Monday, October 29, 2012

The Mauler/Forgefiend Kit: The Good, The Bad, and The Ugly... and Easy Magnetizing!

By Rich K.

I recently completed the Mauler/Forgefiend kit I purchased at the CSM codex launch and I have some observations to share...

The Model

It seems that GW is engineering the newer models to have options that are no longer easily magnetized and swapped (see my previous Heldrake post).  To make a single 'Fiend model with all the swappable parts magnetized I think you would need something like 22 magnets!  I think the designers went in with the specific idea to make it as hard as possible to swap parts, which is unfortunate.

GW's business is selling models, after all, so I can't blame them.  But, there is such a thing as going overboard.  It really felt like there were parts added to the model that just didn't need to be added; the only purpose was to make magnetizing the thing just a little bit harder.  To me, that's just silly because what they are essentially doing is making a model harder to build in an effort to stop folks like us from doing what we do so well: defeating their puny attempts!  Bwahaha!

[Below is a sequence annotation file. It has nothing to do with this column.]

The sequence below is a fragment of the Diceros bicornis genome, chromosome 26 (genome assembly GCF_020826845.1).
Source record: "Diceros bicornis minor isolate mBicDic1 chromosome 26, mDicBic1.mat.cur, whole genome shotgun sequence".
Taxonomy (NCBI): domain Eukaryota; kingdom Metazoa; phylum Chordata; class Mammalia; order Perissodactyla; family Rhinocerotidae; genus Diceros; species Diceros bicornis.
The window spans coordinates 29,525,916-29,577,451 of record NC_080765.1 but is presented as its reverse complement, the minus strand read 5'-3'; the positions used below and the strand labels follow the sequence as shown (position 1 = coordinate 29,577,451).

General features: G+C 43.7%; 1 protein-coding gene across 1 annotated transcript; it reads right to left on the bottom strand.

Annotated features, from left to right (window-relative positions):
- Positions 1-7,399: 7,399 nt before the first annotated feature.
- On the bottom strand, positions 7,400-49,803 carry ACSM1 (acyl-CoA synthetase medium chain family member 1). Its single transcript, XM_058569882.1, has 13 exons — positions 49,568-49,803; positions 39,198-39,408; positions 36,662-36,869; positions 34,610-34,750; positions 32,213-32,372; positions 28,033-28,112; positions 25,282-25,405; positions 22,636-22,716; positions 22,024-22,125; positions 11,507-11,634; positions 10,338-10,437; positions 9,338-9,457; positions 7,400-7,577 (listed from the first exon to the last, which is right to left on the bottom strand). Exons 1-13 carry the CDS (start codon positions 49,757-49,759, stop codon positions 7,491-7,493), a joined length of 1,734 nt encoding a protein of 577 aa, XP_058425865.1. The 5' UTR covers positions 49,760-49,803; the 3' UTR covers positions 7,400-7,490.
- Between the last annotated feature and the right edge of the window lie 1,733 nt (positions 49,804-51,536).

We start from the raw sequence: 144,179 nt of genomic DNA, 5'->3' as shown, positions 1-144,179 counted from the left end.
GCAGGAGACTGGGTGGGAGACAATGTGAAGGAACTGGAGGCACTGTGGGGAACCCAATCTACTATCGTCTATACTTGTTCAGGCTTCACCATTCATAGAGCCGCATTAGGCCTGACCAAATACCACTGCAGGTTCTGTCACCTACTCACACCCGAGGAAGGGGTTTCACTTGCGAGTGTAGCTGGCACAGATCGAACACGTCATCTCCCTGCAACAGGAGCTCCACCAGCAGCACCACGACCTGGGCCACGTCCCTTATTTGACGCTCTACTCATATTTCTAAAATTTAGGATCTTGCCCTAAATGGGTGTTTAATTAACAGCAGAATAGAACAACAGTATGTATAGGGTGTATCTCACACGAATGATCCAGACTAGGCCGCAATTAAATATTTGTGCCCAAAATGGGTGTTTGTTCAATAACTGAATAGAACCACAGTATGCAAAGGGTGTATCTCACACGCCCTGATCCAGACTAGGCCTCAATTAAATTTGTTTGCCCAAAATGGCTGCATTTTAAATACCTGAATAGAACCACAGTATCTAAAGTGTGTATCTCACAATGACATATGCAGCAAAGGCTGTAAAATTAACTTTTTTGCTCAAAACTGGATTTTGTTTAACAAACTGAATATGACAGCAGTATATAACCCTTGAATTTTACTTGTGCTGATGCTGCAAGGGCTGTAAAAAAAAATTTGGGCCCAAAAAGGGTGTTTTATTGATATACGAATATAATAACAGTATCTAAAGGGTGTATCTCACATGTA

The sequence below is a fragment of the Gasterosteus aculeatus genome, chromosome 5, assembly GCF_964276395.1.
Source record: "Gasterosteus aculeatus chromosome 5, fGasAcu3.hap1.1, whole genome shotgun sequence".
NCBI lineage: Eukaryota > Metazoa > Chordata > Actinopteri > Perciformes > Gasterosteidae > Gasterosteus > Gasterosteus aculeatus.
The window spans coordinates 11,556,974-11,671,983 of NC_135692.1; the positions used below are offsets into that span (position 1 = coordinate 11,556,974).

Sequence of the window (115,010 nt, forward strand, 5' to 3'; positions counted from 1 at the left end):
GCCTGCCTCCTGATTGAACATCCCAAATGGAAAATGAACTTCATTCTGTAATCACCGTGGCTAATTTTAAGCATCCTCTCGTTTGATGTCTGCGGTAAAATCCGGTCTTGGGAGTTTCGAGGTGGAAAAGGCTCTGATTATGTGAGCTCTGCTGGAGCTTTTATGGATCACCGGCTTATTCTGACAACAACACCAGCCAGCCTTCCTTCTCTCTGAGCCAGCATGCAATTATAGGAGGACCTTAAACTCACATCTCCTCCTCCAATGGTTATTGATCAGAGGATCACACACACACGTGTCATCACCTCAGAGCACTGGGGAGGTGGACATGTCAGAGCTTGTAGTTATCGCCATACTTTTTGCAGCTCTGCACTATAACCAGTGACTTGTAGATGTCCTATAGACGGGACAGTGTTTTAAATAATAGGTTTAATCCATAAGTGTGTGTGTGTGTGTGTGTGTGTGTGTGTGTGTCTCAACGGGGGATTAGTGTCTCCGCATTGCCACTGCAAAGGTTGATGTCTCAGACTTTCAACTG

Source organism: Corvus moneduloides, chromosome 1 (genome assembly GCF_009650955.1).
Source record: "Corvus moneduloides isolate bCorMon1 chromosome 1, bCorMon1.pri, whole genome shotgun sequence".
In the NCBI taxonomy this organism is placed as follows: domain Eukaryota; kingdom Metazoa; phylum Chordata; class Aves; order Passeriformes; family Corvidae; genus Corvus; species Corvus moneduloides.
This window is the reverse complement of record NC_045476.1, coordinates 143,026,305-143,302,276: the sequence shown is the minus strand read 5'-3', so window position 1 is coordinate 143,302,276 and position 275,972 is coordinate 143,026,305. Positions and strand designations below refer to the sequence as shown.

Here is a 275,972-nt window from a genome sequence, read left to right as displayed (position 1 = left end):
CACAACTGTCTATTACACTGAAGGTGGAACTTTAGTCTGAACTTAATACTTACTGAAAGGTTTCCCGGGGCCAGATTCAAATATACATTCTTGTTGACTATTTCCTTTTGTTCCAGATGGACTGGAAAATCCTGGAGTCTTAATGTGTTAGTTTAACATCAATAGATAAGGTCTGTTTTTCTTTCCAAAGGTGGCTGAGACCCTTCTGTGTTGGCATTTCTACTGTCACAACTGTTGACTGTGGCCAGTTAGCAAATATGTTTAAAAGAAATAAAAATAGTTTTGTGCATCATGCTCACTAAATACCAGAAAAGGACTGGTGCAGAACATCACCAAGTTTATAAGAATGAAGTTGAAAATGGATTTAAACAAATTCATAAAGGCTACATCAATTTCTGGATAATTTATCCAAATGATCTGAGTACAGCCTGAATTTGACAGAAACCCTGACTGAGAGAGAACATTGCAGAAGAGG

One other thing: the mold lines and injection points were not as well hidden as on some of the other GW models like the Dark Vengeance box and the Heldrake.  It just seems like they didn't spend enough time putting the finishing touches on the 'Fiend.

I like the model, in general.  It's dynamic, it's aggressive, and the stats look like it will be fun on the table.  I just wish it was easier to put together in an economical way (both time and money-wise).  The kit doesn't seem polished.

The Instructions

Holy crap the instructions sucked!  There was no step (or even graphical representation of where they go) for installing the magma cutters, there were no part numbers on the diagrams even though there were numbers on the sprues, and it seemed like the steps were not in the optimal order.  Small things, easily figured out, but come on...  I can imagine one of these slip-ups getting through to a production run, but not all three!

My advice for building this model: disregard the instructions and put the legs and feet on second to last and put the neck and head on last.  It's really hard getting the thing to stand flat when you build the legs and feet so early in the process.  Also, the pose for the head and neck are hard to gauge before putting the legs and feet on.  If you pose the neck looking up too far, you can't put the armor plate on the back of the 'Fiend because the spines on the neck get in the way.  I had to pry the neck out because I posed it wrong in the second step and couldn't get the back plate on!  WTF!!!???